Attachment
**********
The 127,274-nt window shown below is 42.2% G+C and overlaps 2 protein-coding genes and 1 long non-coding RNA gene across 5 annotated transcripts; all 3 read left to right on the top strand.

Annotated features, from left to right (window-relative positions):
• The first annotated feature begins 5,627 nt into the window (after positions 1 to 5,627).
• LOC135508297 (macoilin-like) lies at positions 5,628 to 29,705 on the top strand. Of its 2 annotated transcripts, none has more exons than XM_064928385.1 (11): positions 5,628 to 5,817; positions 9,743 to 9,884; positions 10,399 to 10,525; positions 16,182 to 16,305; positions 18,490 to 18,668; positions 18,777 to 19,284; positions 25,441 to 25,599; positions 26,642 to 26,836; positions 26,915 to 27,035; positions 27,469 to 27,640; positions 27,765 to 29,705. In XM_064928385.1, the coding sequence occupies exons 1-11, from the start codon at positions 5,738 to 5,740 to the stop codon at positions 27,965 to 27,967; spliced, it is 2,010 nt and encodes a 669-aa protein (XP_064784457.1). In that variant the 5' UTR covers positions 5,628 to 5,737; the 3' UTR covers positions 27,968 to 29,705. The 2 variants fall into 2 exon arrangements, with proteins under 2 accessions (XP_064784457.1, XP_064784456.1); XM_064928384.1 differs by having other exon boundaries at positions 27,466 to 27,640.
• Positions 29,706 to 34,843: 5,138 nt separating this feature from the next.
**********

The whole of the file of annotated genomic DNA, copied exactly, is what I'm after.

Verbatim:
The 127,274-nt window shown below is 42.2% G+C and overlaps 2 protein-coding genes and 1 long non-coding RNA gene across 5 annotated transcripts; all 3 read left to right on the top strand.

Annotated features, from left to right (window-relative positions):
• The first annotated feature begins 5,627 nt into the window (after positions 1 to 5,627).
• LOC135508297 (macoilin-like) lies at positions 5,628 to 29,705 on the top strand. Of its 2 annotated transcripts, none has more exons than XM_064928385.1 (11): positions 5,628 to 5,817; positions 9,743 to 9,884; positions 10,399 to 10,525; positions 16,182 to 16,305; positions 18,490 to 18,668; positions 18,777 to 19,284; positions 25,441 to 25,599; positions 26,642 to 26,836; positions 26,915 to 27,035; positions 27,469 to 27,640; positions 27,765 to 29,705. In XM_064928385.1, the coding sequence occupies exons 1-11, from the start codon at positions 5,738 to 5,740 to the stop codon at positions 27,965 to 27,967; spliced, it is 2,010 nt and encodes a 669-aa protein (XP_064784457.1). In that variant the 5' UTR covers positions 5,628 to 5,737; the 3' UTR covers positions 27,968 to 29,705. The 2 variants fall into 2 exon arrangements, with proteins under 2 accessions (XP_064784457.1, XP_064784456.1); XM_064928384.1 differs by having other exon boundaries at positions 27,466 to 27,640.
• Positions 29,706 to 34,843: 5,138 nt separating this feature from the next.